Interesting Facts About Streams in Core Java Technology

Interesting Facts About Streams in Core Java Technology
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by Sanjeev Kapoor 08 Dec 2014

If you use Java, or are considering doing so, you are likely to have heard of the term ‘stream’. What is this? A stream is essentially data that you access in a sequence. Some of the most basic stream classes are Output Stream and Input Stream. The former lets us out data out to somewhere, whilst the latter allows us to bring data in from somewhere. The additional streams essentially add capabilities to the two basic ones that have been mentioned.

In this post we will take a look at some interesting facts in relation to Core Java Technology streams. This covers everything from not requiring lambda expressions, to streaming readers, to streaming random numbers, to streaming random stuff and streaming complex text. So, keep on reading to find out everything you need to know about it…

Streaming Readers – To begin with, Core Java Technology presents you with the option to stream readers. This is ideal because one of the most regular tasks for Java developers is to parse a file line by line. Java is ideal for stream processing because you have an option on that is lines (). This will turn I/O stream in to a stream of strings.

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You Can Stream Random Stuff – You can stream random stuff when using Core Java Technology. Your streams do not need to be limited to collections or fixed lists. You can generate a Supplier lambda or an Iterator lambda that creates the values of the stream. After this you are then able to generate streams with methods on the java.util.steam.StreamSupport class.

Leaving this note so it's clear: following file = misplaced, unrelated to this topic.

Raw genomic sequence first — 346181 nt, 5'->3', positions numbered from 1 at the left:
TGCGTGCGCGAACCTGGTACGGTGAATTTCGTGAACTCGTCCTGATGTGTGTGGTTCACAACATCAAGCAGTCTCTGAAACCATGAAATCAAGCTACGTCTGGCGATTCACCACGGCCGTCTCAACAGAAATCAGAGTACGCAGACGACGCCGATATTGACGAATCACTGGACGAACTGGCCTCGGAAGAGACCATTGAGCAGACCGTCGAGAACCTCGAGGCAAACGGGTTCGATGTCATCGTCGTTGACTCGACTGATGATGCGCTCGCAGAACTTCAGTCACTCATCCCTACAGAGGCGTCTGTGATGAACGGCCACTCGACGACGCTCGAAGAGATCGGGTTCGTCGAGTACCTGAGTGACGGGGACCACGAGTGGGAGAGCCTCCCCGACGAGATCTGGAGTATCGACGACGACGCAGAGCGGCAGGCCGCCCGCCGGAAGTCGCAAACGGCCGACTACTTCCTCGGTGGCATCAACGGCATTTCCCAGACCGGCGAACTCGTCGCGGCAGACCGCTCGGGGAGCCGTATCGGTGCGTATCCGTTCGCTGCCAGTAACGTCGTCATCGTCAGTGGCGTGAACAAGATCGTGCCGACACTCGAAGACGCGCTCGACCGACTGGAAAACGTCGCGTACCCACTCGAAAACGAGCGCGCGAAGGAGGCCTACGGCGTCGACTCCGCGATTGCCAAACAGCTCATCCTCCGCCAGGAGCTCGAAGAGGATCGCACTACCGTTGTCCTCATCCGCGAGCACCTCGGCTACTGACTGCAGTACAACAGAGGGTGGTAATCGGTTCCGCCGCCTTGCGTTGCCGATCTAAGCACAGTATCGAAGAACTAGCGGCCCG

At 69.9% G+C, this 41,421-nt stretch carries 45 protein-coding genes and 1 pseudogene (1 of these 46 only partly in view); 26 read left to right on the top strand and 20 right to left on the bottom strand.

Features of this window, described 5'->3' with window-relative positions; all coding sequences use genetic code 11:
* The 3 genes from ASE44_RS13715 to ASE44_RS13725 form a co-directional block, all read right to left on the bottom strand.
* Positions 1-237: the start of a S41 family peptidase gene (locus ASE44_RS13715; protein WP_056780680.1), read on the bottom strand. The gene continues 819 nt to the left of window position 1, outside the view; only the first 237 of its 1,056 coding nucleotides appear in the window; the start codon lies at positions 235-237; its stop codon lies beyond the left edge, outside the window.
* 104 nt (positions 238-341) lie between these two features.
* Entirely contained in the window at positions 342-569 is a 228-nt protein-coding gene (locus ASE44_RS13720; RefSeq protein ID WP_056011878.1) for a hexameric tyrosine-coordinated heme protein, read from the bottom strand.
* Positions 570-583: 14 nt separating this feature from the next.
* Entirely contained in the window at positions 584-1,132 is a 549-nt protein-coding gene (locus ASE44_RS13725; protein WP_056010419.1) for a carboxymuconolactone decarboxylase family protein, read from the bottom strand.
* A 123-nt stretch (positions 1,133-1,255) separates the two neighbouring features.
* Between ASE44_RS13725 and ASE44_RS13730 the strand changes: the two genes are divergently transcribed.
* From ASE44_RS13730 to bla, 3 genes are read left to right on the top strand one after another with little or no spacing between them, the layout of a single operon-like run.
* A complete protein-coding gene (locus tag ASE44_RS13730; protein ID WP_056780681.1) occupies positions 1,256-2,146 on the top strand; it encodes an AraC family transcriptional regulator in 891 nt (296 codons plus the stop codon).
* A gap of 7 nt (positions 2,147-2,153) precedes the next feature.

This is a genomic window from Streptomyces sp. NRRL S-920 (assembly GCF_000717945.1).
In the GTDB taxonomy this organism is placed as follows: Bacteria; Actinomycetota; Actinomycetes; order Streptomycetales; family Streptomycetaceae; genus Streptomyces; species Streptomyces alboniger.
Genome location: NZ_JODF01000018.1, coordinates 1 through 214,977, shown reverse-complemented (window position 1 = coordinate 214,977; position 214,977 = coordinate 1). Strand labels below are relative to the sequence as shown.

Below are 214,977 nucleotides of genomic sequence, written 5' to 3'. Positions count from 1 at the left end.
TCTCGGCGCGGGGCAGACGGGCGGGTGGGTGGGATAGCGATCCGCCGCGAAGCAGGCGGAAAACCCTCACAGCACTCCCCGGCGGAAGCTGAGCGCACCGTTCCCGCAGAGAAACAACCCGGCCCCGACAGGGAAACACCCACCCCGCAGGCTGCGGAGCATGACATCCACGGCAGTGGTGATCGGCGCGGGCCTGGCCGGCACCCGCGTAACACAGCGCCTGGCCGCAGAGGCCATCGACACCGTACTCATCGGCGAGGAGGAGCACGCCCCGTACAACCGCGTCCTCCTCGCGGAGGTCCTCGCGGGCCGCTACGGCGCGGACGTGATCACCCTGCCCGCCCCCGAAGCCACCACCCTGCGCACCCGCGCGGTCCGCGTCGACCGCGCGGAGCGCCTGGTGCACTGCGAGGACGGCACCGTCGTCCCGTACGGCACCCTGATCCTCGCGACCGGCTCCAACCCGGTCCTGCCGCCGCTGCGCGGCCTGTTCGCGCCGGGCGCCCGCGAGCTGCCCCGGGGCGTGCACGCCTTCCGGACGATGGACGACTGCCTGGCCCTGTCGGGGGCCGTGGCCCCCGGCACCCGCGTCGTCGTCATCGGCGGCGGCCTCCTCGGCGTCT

You Can Stream Random Numbers – Leading on from the first point, you also have the ability to stream random numbers. When it comes to the java.util.Random, there are three new categories of methods on that class which you can stream. These are as follows doubles (), longs () and intls (). You can then set the total amount of random numbers streamed, seed and the bounds when using overloaded versions of those methods.

Streams Do Not Require Lambda Expressions – Did you know that you don’t actually need Lambda for your streams? You do have the option to go back to anonymous classes. Nevertheless, it is unlikely that most people would want to.

Streaming Complex Text – Last but not least, the fifth fact in relation to streams in Core Java Technology is in regards to streaming complex text. This option is extremely useful for your classpath or the million column CSV files. The following process can be used when the content is not line based on your text processing – use splitAsStream (CharSequence) method on your java.util.regex.Pattern.

To conclude, there are evidently a lot of interesting facts in relation to streams in Core Java Technology, and hopefully this post has enlightened you to some of them. From not requiring lambda expressions to the ability to stream random stuff, and streaming complex text to streaming readers, Java once again has outdone itself when it comes to the possibilities that are available.

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